Reader Question: We sold our home and moved to a different state. Our old agent helped us find an agent in our new city. We have gotten to know this agent and become friends. He told us our former agent made the connection for a fee. He called it a referral fee. Our old agent never mentioned collecting a fee for making a phone call. She made a bundle on the sale of our old house. I am curious as to what the call was worth to her. Is this practice ethical?
Monty’s Answer: Referral fees are a fixture in the real estate industry. It is legal for your old agent’s broker to share commissions with any real estate broker in your state, or for that matter, brokers in other states. Those brokers share the revenue or expense with the agents involved in the transactions. Real estate agents cannot pay referral fees to individuals that do not hold a real estate license. I am unaware of any organization that collects data on referral fees. An educated guess is that somewhere between thirty and thirty-five percent of all real estate transactions involve referral fees. In my practice, I disclosed that I earned a referral fee, but not all agents disclose it.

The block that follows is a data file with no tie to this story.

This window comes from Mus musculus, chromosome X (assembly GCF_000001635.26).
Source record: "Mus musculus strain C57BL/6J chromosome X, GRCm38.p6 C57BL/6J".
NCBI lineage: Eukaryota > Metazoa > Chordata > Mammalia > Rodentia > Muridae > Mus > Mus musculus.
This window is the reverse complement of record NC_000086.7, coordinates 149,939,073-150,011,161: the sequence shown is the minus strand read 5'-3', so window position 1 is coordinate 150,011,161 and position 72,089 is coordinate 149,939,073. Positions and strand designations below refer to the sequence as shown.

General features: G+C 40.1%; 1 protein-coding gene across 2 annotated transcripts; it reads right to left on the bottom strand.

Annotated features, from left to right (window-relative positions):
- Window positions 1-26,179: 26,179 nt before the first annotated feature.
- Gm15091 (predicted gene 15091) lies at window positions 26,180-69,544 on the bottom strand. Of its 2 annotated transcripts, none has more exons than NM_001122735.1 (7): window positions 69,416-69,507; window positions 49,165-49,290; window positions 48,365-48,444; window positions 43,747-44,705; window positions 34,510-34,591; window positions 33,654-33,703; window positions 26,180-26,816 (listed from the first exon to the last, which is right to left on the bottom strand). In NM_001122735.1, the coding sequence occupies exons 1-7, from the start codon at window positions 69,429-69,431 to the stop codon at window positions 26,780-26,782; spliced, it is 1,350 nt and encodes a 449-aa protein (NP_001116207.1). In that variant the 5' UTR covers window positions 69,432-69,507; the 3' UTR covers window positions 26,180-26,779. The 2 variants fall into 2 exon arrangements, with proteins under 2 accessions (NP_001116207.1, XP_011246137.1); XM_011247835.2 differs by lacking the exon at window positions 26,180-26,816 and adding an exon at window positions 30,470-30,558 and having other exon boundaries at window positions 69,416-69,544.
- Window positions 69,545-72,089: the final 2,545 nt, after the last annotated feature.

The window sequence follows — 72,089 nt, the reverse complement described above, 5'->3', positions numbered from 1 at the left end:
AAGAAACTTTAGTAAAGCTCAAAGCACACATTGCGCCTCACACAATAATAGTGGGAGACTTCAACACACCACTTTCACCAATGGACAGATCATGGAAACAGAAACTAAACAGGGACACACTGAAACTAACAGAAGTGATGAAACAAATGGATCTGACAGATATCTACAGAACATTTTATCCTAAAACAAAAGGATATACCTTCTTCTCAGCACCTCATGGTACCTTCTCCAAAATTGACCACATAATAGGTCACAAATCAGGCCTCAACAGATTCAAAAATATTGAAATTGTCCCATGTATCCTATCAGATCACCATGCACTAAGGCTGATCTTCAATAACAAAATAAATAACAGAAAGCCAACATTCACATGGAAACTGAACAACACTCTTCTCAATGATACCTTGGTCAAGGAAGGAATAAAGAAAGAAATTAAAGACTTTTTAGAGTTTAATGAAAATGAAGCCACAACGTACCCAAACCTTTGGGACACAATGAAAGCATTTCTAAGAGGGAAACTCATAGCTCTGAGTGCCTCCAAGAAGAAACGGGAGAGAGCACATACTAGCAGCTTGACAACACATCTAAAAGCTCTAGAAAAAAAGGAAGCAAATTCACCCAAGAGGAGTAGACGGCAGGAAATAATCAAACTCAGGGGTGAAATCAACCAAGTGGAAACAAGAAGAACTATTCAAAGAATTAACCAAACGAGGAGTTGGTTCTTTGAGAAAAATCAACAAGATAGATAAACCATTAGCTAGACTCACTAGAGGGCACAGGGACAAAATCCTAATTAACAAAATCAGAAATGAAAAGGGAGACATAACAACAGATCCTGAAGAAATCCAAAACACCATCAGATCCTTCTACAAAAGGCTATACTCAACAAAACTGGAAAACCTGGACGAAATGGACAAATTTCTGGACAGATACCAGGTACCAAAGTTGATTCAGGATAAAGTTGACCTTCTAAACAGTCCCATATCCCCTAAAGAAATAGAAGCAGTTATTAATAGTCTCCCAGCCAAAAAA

Generating real estate referrals
Many real estate organizations are in the business of generating leads for real estate agents. Online real estate listing aggregators, such as Zillow.com, Realtor.com, and Homes.com gather consumer information that real estate agents pay to access. Individual real estate companies, online mortgage lenders, and a large variety of “Find an agent” companies also garner a share of the referral business. All of them have their philosophies, methods, and tactics for connecting consumers to a real estate agent. There is also agent to agent websites, referral exchanges, and direct agent to agent referrals. In many cases, the connected consumer is not aware that a real estate agent is somehow paying or collecting a fee.
Referral fee calculations
When dealing with referral fees among real estate brokers and agents, the first rule to understand is that nothing is normal. There are a variety of methods that brokers utilize because they operate under different business models. The typical referral fee is determined by dividing the gross commission into a listing side, and a sales side commonly called sides of sale (SOS). Then a percentage is established, typically twenty-five percent, but could be anywhere from ten percent to forty percent.
Due diligence on referrals
A common occurrence with referrals is the person receiving it accepts it on its face and throws due-diligence out the window. The bulk of referrals are not-informed, which means the referrer knows nothing about the new agent. Without comparing the referred agent with other agents, the recipient may end up disappointed. Receiving a referral does not eliminate the need to compare. Here is a link at http://bit.ly/2cnpI1v that demonstrates questions to ask three agents. They will all answer differently.